Medical Information

Wherever you choose to go to college, whether close to home or far away, it’s important that you have all your key medical information close at hand, in a safe place—a file folder, a notebook, a binder, or in electronic form. The road to your independence starts here. This information should include:

  • Contact information for all your doctors (phone numbers, addresses, email addresses)
  • A baseline scan can be done prior to you starting college, contact your Neurosurgeon
  • Your medical card/GP card and or Primary Medical Certificate should be taken with you. It is always a good idea to have photocopies of these done in case of loss
  • Phone numbers of extended family members and friends to be called in an emergency
  • A copy of the Shunt Complications Chart (see shunt complications in the Hydrocephalus section of our website)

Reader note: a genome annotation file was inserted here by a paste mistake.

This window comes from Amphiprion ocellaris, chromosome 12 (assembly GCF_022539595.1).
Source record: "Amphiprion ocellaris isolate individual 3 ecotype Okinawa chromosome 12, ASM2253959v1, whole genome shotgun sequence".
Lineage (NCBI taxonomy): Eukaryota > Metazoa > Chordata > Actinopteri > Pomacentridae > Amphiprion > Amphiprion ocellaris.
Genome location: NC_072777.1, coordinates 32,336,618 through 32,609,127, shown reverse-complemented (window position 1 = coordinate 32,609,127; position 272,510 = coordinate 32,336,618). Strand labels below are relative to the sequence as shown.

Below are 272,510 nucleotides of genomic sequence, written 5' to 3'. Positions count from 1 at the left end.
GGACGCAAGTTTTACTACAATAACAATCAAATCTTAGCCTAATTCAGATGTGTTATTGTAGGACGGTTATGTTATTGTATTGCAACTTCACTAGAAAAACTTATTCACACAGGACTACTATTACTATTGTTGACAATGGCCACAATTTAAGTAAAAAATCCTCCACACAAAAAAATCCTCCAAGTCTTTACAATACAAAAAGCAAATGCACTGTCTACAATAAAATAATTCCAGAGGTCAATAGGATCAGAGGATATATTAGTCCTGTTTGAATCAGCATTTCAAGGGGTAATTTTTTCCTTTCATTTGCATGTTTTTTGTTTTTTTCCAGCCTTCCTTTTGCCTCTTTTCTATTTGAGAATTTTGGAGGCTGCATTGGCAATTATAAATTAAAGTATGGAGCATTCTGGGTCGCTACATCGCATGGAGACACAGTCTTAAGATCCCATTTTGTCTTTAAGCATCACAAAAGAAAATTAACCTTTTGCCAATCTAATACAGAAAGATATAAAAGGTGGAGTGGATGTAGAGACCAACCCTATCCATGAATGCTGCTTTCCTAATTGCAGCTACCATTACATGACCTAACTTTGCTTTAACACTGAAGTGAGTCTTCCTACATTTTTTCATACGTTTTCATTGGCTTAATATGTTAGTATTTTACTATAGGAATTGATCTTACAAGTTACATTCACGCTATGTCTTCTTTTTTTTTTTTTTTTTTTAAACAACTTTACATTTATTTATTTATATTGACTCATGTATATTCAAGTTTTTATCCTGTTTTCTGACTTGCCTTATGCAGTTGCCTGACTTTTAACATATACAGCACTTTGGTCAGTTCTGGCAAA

• Any information about allergies to medications
  • A copy of the Shunt Management Chart (see shunt management in the Hydrocephalus section of our website)
  • Your Shunt Alert Card which you should carry with you at all times. Contact SBHI or your Family Support Worker to order yours.

If you decide to attend college far away, you must also put into place a plan for local care, in the event of a medical emergency. Contact a GP and pass on any information about Hydrocephalus to them that they may need to assist you with the management of your Hydrocephalus. Information is available on our website or through your Family Support Worker.